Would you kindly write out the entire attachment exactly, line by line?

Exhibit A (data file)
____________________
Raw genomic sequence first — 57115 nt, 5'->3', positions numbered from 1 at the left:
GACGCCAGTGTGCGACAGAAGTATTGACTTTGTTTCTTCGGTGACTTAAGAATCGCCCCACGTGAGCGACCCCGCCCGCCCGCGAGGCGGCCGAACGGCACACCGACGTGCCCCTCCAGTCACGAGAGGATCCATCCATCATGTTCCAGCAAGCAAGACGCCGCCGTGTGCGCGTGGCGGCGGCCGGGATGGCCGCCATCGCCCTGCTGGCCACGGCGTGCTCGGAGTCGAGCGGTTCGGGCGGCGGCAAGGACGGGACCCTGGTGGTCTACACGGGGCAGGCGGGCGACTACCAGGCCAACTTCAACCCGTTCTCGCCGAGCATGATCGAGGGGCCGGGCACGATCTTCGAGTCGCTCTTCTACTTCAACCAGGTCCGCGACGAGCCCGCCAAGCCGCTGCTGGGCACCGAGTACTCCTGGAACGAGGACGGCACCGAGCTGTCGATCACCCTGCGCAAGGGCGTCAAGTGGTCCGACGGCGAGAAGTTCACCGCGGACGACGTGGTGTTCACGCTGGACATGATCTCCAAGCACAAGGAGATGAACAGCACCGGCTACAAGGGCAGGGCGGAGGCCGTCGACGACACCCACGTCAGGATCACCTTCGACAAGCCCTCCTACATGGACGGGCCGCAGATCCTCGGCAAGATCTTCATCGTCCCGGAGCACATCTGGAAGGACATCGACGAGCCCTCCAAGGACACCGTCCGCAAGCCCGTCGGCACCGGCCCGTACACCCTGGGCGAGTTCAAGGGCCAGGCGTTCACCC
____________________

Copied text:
Raw genomic sequence first — 57115 nt, 5'->3', positions numbered from 1 at the left:
GACGCCAGTGTGCGACAGAAGTATTGACTTTGTTTCTTCGGTGACTTAAGAATCGCCCCACGTGAGCGACCCCGCCCGCCCGCGAGGCGGCCGAACGGCACACCGACGTGCCCCTCCAGTCACGAGAGGATCCATCCATCATGTTCCAGCAAGCAAGACGCCGCCGTGTGCGCGTGGCGGCGGCCGGGATGGCCGCCATCGCCCTGCTGGCCACGGCGTGCTCGGAGTCGAGCGGTTCGGGCGGCGGCAAGGACGGGACCCTGGTGGTCTACACGGGGCAGGCGGGCGACTACCAGGCCAACTTCAACCCGTTCTCGCCGAGCATGATCGAGGGGCCGGGCACGATCTTCGAGTCGCTCTTCTACTTCAACCAGGTCCGCGACGAGCCCGCCAAGCCGCTGCTGGGCACCGAGTACTCCTGGAACGAGGACGGCACCGAGCTGTCGATCACCCTGCGCAAGGGCGTCAAGTGGTCCGACGGCGAGAAGTTCACCGCGGACGACGTGGTGTTCACGCTGGACATGATCTCCAAGCACAAGGAGATGAACAGCACCGGCTACAAGGGCAGGGCGGAGGCCGTCGACGACACCCACGTCAGGATCACCTTCGACAAGCCCTCCTACATGGACGGGCCGCAGATCCTCGGCAAGATCTTCATCGTCCCGGAGCACATCTGGAAGGACATCGACGAGCCCTCCAAGGACACCGTCCGCAAGCCCGTCGGCACCGGCCCGTACACCCTGGGCGAGTTCAAGGGCCAGGCGTTCACCC